The United Nations General Assembly proclaimed World Press Freedom Day in 1993, following a recommendation adopted at the twenty-sixth session of UNESCO's General Conference in 1991. At the observance of World Press Freedom Day 2008, organized with the support of UNESCO's New York Office, on Thursday, 1 May, “Access to Information and the Empowerment of People” was the central theme. Following an opening segment, the briefing featured a panel discussion on the global state of access to information and showed how new information technologies allowed for the empowerment of people.
Access to information indeed is key to empowering the people. Knowledge, they say is power – at least certain kinds of knowledge. In Nigeria it seems that government is run on the code of Omertà. Since 1999, the freedom of information bill has remained marooned in the national assembly. Closed door sessions and committee sittings of legislators are closed to the public they represent. Hansards and other official transactions of government are treated with the secrecy of the Chicago mafia. Asset declarations of our leaders are secret but their loot is often made public. Worse still, the President's health is a matter of conjecture. And my professors still wonder why I hate to practice.
Nigeria is signatory to the Universal Declaration of Human Rights (UDHR) and the International Convention on Civil and Political Rights (ICCPR) and the African Charter on Human and Peoples' Rights (ACHPR) where articles 19 and article 9 respectively guarantee freedom of expression and the press. But the country has no law that prevents media censorship rather obnoxious laws that encourage it. Sections 50, 51, 59, 373 – 379 of the Criminal Code Act, LFN 1999; Obscene Publications Act 1961; Official Secrets Act 1962; Newspaper (Amendment) Act 1964; The defamatory and Offensive Publications Decree No 44, 1966 were carefully designed to rein in the press.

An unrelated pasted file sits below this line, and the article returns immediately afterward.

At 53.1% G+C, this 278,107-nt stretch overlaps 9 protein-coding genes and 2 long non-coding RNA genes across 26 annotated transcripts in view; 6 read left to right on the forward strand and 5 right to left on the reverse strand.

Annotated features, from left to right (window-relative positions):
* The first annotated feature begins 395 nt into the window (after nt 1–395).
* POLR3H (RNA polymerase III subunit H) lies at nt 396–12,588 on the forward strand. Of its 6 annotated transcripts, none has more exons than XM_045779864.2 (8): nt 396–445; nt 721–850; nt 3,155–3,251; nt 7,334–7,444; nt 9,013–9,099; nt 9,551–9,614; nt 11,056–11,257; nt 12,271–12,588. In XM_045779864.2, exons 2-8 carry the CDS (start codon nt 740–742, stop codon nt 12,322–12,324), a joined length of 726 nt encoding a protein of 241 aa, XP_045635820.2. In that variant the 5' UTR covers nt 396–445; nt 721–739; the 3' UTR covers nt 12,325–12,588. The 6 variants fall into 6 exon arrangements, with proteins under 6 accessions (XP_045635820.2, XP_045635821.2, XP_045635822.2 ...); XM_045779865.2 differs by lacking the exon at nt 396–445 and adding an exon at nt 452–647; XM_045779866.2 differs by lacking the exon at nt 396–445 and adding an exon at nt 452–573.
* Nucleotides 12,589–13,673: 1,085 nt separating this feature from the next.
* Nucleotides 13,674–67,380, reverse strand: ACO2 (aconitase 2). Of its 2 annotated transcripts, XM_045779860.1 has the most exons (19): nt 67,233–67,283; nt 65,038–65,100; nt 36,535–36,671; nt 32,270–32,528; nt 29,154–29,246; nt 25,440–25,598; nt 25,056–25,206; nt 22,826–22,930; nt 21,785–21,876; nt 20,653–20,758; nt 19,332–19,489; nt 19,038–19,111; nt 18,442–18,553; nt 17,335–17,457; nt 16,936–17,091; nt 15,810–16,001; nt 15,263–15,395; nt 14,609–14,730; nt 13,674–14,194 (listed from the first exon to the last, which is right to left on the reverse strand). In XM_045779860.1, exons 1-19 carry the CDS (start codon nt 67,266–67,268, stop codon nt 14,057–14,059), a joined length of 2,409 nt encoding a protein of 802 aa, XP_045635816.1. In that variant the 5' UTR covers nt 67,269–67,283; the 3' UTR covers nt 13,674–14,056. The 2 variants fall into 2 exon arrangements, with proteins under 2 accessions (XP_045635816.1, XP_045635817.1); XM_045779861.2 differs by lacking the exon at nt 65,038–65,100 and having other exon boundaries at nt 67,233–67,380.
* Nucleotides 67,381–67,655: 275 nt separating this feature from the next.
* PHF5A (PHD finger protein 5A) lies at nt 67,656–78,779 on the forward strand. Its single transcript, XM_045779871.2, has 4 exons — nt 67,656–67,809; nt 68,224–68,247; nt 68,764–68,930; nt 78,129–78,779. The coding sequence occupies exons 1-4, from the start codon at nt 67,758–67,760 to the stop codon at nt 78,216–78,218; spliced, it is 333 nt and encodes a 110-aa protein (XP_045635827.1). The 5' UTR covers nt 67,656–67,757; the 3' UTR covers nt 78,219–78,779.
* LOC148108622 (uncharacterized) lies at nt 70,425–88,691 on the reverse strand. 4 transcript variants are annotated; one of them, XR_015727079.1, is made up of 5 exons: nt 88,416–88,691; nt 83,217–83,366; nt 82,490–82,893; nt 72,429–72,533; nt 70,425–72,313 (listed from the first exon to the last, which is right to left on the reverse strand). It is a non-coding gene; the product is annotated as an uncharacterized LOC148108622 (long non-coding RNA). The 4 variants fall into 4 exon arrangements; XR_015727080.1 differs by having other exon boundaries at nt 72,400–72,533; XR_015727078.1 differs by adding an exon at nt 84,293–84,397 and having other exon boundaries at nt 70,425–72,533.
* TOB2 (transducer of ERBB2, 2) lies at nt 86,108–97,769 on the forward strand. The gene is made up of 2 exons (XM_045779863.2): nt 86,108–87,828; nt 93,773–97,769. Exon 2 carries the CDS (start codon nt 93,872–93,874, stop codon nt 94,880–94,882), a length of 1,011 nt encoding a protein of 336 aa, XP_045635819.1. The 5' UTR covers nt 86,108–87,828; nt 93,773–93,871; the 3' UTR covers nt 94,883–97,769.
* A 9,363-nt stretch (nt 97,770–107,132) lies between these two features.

To guarantee a free press involves more than semantics or empty platitudes. It involves a conscious desire to create the right social, political, economic and legal conditions through adherence to the constitution and the various charters Nigeria is signatory to. An educated class of political leaders is also germane for a free press. The political space currently occupied by seasoned nincompoops is not healthy for a free press. A journalist's head had been shaved by a state administrator with a broken bottle. Recently, a governor was accused of beating up an activist and several other acts of barbarism perpetrated by leaders whose intellect range a little higher than a bush rat are well documented.
A free press is not a privilege. It is the right of every nation.
Isaac Anyaogu is with the Mass Communication Department, University of Nigeria, Nsukka.